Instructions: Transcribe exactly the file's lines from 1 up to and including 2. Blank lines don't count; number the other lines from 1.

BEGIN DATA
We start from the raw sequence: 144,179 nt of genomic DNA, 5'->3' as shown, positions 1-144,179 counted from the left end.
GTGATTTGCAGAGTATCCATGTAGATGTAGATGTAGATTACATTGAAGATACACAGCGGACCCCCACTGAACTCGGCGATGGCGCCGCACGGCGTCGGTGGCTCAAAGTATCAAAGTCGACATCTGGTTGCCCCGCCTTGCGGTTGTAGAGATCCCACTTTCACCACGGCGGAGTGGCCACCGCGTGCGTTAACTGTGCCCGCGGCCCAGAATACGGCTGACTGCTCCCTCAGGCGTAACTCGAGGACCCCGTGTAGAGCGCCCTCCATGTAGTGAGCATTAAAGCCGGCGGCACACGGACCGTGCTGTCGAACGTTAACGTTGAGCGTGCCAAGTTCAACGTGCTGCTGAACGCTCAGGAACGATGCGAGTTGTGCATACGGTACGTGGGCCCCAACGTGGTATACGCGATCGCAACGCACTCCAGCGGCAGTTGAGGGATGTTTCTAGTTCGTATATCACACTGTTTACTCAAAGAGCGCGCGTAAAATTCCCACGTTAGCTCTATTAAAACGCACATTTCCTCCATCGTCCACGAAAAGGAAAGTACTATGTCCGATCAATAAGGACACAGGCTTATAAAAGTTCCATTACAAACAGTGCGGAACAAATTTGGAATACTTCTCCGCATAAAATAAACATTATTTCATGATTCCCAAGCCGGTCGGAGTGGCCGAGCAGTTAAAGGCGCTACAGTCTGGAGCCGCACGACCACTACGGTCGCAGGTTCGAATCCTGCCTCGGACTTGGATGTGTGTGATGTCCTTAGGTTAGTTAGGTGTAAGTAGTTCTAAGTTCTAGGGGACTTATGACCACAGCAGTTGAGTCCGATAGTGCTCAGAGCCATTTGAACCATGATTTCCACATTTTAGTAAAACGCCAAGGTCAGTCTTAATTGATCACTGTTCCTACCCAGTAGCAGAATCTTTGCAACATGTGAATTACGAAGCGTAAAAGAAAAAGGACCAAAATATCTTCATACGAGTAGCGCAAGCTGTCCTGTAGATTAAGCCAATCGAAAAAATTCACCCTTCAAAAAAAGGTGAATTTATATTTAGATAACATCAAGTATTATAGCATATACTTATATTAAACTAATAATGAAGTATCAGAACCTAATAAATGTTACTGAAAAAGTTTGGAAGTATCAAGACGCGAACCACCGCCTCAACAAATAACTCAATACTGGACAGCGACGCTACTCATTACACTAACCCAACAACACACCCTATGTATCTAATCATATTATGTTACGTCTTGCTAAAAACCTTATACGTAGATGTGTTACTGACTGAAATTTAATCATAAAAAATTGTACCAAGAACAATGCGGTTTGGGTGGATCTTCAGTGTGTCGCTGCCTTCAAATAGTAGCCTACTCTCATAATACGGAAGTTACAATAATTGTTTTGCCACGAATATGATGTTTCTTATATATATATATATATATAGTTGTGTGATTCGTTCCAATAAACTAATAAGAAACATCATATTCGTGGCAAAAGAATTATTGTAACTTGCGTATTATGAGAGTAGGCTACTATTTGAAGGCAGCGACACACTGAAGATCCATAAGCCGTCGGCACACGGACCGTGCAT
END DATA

We start from the raw sequence: 144,179 nt of genomic DNA, 5'->3' as shown, positions 1-144,179 counted from the left end.
GTGATTTGCAGAGTATCCATGTAGATGTAGATGTAGATTACATTGAAGATACACAGCGGACCCCCACTGAACTCGGCGATGGCGCCGCACGGCGTCGGTGGCTCAAAGTATCAAAGTCGACATCTGGTTGCCCCGCCTTGCGGTTGTAGAGATCCCACTTTCACCACGGCGGAGTGGCCACCGCGTGCGTTAACTGTGCCCGCGGCCCAGAATACGGCTGACTGCTCCCTCAGGCGTAACTCGAGGACCCCGTGTAGAGCGCCCTCCATGTAGTGAGCATTAAAGCCGGCGGCACACGGACCGTGCTGTCGAACGTTAACGTTGAGCGTGCCAAGTTCAACGTGCTGCTGAACGCTCAGGAACGATGCGAGTTGTGCATACGGTACGTGGGCCCCAACGTGGTATACGCGATCGCAACGCACTCCAGCGGCAGTTGAGGGATGTTTCTAGTTCGTATATCACACTGTTTACTCAAAGAGCGCGCGTAAAATTCCCACGTTAGCTCTATTAAAACGCACATTTCCTCCATCGTCCACGAAAAGGAAAGTACTATGTCCGATCAATAAGGACACAGGCTTATAAAAGTTCCATTACAAACAGTGCGGAACAAATTTGGAATACTTCTCCGCATAAAATAAACATTATTTCATGATTCCCAAGCCGGTCGGAGTGGCCGAGCAGTTAAAGGCGCTACAGTCTGGAGCCGCACGACCACTACGGTCGCAGGTTCGAATCCTGCCTCGGACTTGGATGTGTGTGATGTCCTTAGGTTAGTTAGGTGTAAGTAGTTCTAAGTTCTAGGGGACTTATGACCACAGCAGTTGAGTCCGATAGTGCTCAGAGCCATTTGAACCATGATTTCCACATTTTAGTAAAACGCCAAGGTCAGTCTTAATTGATCACTGTTCCTACCCAGTAGCAGAATCTTTGCAACATGTGAATTACGAAGCGTAAAAGAAAAAGGACCAAAATATCTTCATACGAGTAGCGCAAGCTGTCCTGTAGATTAAGCCAATCGAAAAAATTCACCCTTCAAAAAAAGGTGAATTTATATTTAGATAACATCAAGTATTATAGCATATACTTATATTAAACTAATAATGAAGTATCAGAACCTAATAAATGTTACTGAAAAAGTTTGGAAGTATCAAGACGCGAACCACCGCCTCAACAAATAACTCAATACTGGACAGCGACGCTACTCATTACACTAACCCAACAACACACCCTATGTATCTAATCATATTATGTTACGTCTTGCTAAAAACCTTATACGTAGATGTGTTACTGACTGAAATTTAATCATAAAAAATTGTACCAAGAACAATGCGGTTTGGGTGGATCTTCAGTGTGTCGCTGCCTTCAAATAGTAGCCTACTCTCATAATACGGAAGTTACAATAATTGTTTTGCCACGAATATGATGTTTCTTATATATATATATATATATAGTTGTGTGATTCGTTCCAATAAACTAATAAGAAACATCATATTCGTGGCAAAAGAATTATTGTAACTTGCGTATTATGAGAGTAGGCTACTATTTGAAGGCAGCGACACACTGAAGATCCATAAGCCGTCGGCACACGGACCGTGCAT